In recent years, Boston’s 4th of July celebration has come to be regarded as one of the best – if not THE best – in the country, but the event has been a 30-year-plus tradition going back to Arthur Fiedler.   Since then, major music stars team up with the Pops to celebrate the country’s birthday and a spectacular fireworks display follows, all shown on national television. 

Even before the national attention, getting a prime spot at the Pops at the Hatch Shell – a free concert – has been a major production.  Since overnight camping isn’t allowed, people start lining up in the wee hours of the morning and stay up all night to get a front row seat. 

While we wanted the experience of celebrating the 4th with the Pops, we didn’t want to go quite that far, so we arrived at around 8:30 in the morning.   That is 12 hours before the the concert starts at 8:30 in the evening!

Approaching the entrance from Storrow Drive (it is always weird to walk on a road that is closed and is usually so busy with traffic), we were deceived by what we thought was a short line.  Turning the corner, we found there were probably around 1,000 people in front of us.  Fortunately, the area in front of the Hatch Shell holds approximately 9,000 people and we were able to get a good pick of locations.

I had been saying all along that we would make some new friends during the day and sure enough, as we are standing in line, we began talking with a group of Texans visiting Boston for the week.  Another group of Texas natives got into the conversation, resulting in a whole "Texas A&M vs. Texas Tech vs. University of Texas vs. etc. etc." thing that we felt VERY left out of.  And to think that moments before they were making fun of we Red Sox fans for being so fanatical…

Once through the gates and with our wristband obtained, we picked an ideal location in the shade – that is all I will say, since we plan on going back and don’t want to give away where we sat, but we think it is the ideal location: shady, near the water, and with a good view of the stage.

The day was spent reading, playing cards, staying hydrated and doing a lot of people watching.  It is frightening what people think they can wear.  And I say this knowing full well that I can’t wear just anything and look good in it, but I also don’t go around in speedos.  Therefore, women who jiggle in the wrong places when they walk shouldn’t be wearing bikinis.  and tube tops are a privilege and not a right…

Speaking of American freedoms, I realize that we all have the ability to speak on cell phones and do what we want when we want, but is it really necessary to keep talking through the national anthem or the Pledge of Allegiance?  How important can the conversation be (I’m sure its not that important) that you need to disrespect your country and find out what happened last night on The Surreal Life?  For a guidance of what you’re SUPPOSED to do during the National Anthem, see here.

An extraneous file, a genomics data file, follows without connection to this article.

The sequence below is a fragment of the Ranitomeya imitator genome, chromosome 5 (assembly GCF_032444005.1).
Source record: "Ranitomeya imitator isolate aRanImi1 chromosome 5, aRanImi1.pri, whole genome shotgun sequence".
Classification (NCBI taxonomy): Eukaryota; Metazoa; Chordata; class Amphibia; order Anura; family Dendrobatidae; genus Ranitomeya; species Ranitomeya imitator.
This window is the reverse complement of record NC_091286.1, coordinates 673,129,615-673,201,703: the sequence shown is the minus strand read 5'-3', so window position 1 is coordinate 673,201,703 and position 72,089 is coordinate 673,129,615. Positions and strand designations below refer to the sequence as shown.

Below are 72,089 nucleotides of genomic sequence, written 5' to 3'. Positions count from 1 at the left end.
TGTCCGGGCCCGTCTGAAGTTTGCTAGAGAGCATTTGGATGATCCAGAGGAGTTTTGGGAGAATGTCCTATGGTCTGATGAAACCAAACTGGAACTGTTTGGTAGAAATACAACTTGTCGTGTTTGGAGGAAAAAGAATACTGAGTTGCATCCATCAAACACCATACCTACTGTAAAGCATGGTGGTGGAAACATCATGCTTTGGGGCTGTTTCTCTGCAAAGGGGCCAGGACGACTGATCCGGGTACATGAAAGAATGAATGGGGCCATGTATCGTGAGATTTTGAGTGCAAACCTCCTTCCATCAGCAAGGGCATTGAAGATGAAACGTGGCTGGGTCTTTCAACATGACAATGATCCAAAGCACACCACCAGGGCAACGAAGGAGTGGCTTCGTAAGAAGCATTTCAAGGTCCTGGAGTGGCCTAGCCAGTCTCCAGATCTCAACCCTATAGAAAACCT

Anyway – for the most part, people at the event were respectful and laid back.  We had no problem leaving our stuff for a while when we started to take shelter from an approaching thunderstorm.  We shared our drinks with our new Texas friends and watched their stuff while they finished up their Boston site-seeing.

A few days before we had gone to Waterfire in Providence, another event unique to this area, and a another unique one in today’s crazy world.  Basically a bunch of fires anchored and floating in a river streaming through downtown Providence and accompanied by hauntingly beautiful music, it is an event that forces people to slow down and stroll, converse, or sit in quiet reflection.  In a world filled with extreme sports, fast-cut editing and 24-hour everything, anything that is capable of getting people to slow down is remarkable.  Spending the day on the Esplanade just reading, playing cards and talking was a great way to spend a holiday.

The concert itself was fantastic – great music that swelled with Patriotic pride, from Bernstein’s "Overture to Candide" to the grand finale of the "Stars and Stripes Forever."  Steven Tyler and Joe Perry were the special musical guests, which was the impetus for me going this year in the first place; not only am I a big Aerosmith fan, but it was going to be the first time Steven was going to perform since his throat surgery.  The first time he let out a signature Tyler-style screech, the crowd went wild, knowing that he was back in perfect form.

An interesting factoid: the Boston Pops keep playing during what are commercial breaks at home.  We heard the theme from Rocky, a song from the musical Chicago, and a hilarious sing-along of classic rock tunes led by conductor Keith Lockhart, who really can’t sing at all.  Like bad karaoke with a great backing band…

Second interesting factoid: the area in front of the Pops pretty much clears out during Stars & Stripes, as people rush to get a good spot for the fireworks.  There was no way I was leaving before seeing the American flag drop down from the top of the Hatch Shell, one of the simplest yet dramatic moments of the celebration.

A highlight was seeing the 1812 Overture performed live – we were close enough to the cannons on the riverbank that we could see the sparks fly out when they went off and at the finale had fireworks behind us, cannons to the left and the Pops to our front!

The fireworks were spectacular, perfectly choreographed to a great music soundtrack and reflecting perfectly in the water of the Charles river.

The smartest move of the day however, was the decision to stay in a hotel on Tuesday night.  While everyone else was still trudging to their cars and fighting traffic, we were showered and on a comfy bed watching the 11:00 news and saying "Hey! We were just there!!" which was pretty cool to be able to say.